Andrea and Judith emailed with similar questions about spotting, discharge and cramping. Spotting and cramping are among the top three questions I receive. While the symptoms are always similar (pink discharge, very light bleeding, achy belly and lots of worry), the reasons why those little spots of blood show up can be very different. Here are Andrea’s and Judith’s emails:
I went to the bathroom and had 2 small red blood
Clot on the tissue then pink peach discharge there
Has been nothing since should I be worried ?
I woke up dis morning feeling a severe pain in my tummy only for me to notice some creamy blood coming out my body bt is nt much wat do I do.
Judith didn’t mention how far along she is in her pregnancy, but Andrea said she’s 17 weeks. Both of them want to know, “What do I do?” and “Should I be worried?” Here are the short answers: What should you do? Call your provider and make an appointment. Should I be worried? No, you shouldn’t worry, but I bet you will anyway. Let’s break down the reasons why pregnant women have spotting and maybe that will help alleviate a few fears.
First Trimester Spotting
About 20-30% of all pregnant women have a little bit of bleeding or spotting during the first trimester and most of them are not having miscarriages. Instead, they might be experiencing:
- Implantation bleeding – when the fertilized egg finishes its journey through the fallopian tube and burrows into the uterine lining.
- Cervical bleeding caused by fragile, super-filled teeny-tiny blood vessels that break with any kind of contact (AKA, sex) and sometimes with no contact at all.
- Vaginal infection that makes vaginal tissues inflamed and irritated
- Hormonal changes
If you’re not miscarrying, the spotting should stop on its own within a few hours (sometimes days) and chances are good it won’t start again. If you are miscarrying, the bleeding will most likely increase. I’m sorry, honey, but there’s nothing your doctor or midwife can do at this stage of your pregnancy to stop it though they can provide medical care to make sure you’re physically OK throughout this sad experience. About 20% of all pregnancies end in miscarriage (most before a woman knows she’s pregnant) and most happen in the first trimester. My guess is that neither Judith nor Andrea are miscarrying, but I’m a bit more concerned about Andrea.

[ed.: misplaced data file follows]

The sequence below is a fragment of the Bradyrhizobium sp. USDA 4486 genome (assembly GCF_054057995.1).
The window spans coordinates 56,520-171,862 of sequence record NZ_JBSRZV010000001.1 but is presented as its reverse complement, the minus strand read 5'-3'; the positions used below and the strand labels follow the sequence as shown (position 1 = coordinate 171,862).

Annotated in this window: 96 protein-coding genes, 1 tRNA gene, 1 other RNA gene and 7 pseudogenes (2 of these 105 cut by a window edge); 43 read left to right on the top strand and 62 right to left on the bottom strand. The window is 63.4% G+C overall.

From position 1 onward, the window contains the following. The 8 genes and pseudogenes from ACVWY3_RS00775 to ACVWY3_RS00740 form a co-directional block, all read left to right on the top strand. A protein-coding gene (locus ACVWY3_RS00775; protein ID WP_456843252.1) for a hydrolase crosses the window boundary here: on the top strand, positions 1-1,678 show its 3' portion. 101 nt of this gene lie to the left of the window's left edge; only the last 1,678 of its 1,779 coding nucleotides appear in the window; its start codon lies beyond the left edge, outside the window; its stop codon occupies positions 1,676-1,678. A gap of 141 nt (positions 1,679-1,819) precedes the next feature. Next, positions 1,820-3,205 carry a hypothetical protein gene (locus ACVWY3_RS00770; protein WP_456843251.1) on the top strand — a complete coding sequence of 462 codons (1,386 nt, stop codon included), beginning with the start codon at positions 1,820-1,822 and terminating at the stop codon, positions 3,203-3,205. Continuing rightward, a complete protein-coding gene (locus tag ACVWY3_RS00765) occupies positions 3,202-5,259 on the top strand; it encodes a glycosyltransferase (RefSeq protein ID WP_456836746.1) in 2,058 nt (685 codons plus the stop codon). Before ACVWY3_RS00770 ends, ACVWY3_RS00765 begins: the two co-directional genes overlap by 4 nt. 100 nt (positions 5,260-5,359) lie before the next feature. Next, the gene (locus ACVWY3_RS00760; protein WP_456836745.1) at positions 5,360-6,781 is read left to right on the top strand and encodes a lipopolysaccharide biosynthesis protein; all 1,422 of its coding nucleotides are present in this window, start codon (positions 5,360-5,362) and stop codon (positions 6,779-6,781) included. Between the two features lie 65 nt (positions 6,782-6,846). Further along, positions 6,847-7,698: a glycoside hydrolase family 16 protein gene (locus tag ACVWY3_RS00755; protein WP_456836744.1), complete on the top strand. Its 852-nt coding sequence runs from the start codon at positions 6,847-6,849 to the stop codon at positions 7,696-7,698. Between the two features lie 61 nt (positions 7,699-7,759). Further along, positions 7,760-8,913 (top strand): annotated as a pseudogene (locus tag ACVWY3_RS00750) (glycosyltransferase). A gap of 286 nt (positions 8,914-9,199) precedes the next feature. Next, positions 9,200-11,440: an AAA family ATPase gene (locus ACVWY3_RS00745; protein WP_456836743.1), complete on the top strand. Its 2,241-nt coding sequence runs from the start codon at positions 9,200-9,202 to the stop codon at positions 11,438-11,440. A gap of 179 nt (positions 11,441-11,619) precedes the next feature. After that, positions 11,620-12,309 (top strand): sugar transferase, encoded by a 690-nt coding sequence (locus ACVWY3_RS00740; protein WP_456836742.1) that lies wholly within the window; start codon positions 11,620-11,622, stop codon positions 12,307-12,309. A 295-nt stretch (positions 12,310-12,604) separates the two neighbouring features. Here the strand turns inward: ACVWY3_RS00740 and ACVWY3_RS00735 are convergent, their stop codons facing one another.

Second Trimester Spotting
At 17 weeks, Andrea’s in her second trimester when spotting is a little less common. The reasons why spotting occur are most likely due to hormonal changes, a sensitive cervix or vaginal irritation, but it could also be caused by her placenta being too close to her cervix. Andrea, it doesn’t sound to me like this is what’s going on because you describe such a scant amount of bleeding, but this is something you need to get checked out right away. Your midwife or doctor will most likely want to do an ultrasound to evaluate your placenta.
Normally, the placenta is located on the uterine wall nowhere near the cervix. If your placenta is in a weird position and is encroaching your cervix, that means that some of the highly vascular tissue could be letting blood leak through your cervix. While it’s probably not going to harm you or your baby, your midwife or doctor is going to want to keep a close eye on things, just in case the placenta has problems adhering to the uterine wall. I know that sounds scary, but very often, as the uterus grows, the cervix repositions itself and the placenta no longer covers it.
If the placenta still partially or completely covers the cervix during the last weeks of pregnancy; that’s a rock solid reason for having a C-section. You can’t deliver a baby vaginally if the placenta covers the cervix. Nope – Never.
Third Trimester Spotting
If spotting occurs late in your pregnancy, near your due date – congratulations, that might be bloody show and labor might be just around the corner. It shouldn’t be heavy bleeding – nothing that soaks a pad. It’s very often mixed with discharge and sometimes with gunky, chunky mucousy stuff that indicates the mucous plug is dissolving. It’s gross and it’s messy, but it’s also kind of exciting. Something’s going on down there.
Any spotting, whether it’s in the first, second or third trimester should be reported to your midwife or doctor. Even if there’s not a lot they can do about it (when it happens very early in pregnancy) they can provide support, information and reassurance. You’re going to need that. Chances are very, very good that you and your baby are 100% fine, but it’s 100% normal to feel afraid and vulnerable. Get the support you need from your healthcare providers, your partner, your family and friends.
Thanks for emailing. Send your questions to Jeanne@JeanneFaulkner.com and they might be answered here at The Labor Nurse – Since You Asked.
DISCLAIMER: Any information provided in this blog “The Labor Nurse – Since You Asked” is for educational purposes only. It is not intended to be medical advice, nor does it replace care given by your health care provider. Please consult your health care provider when seeking medical advice.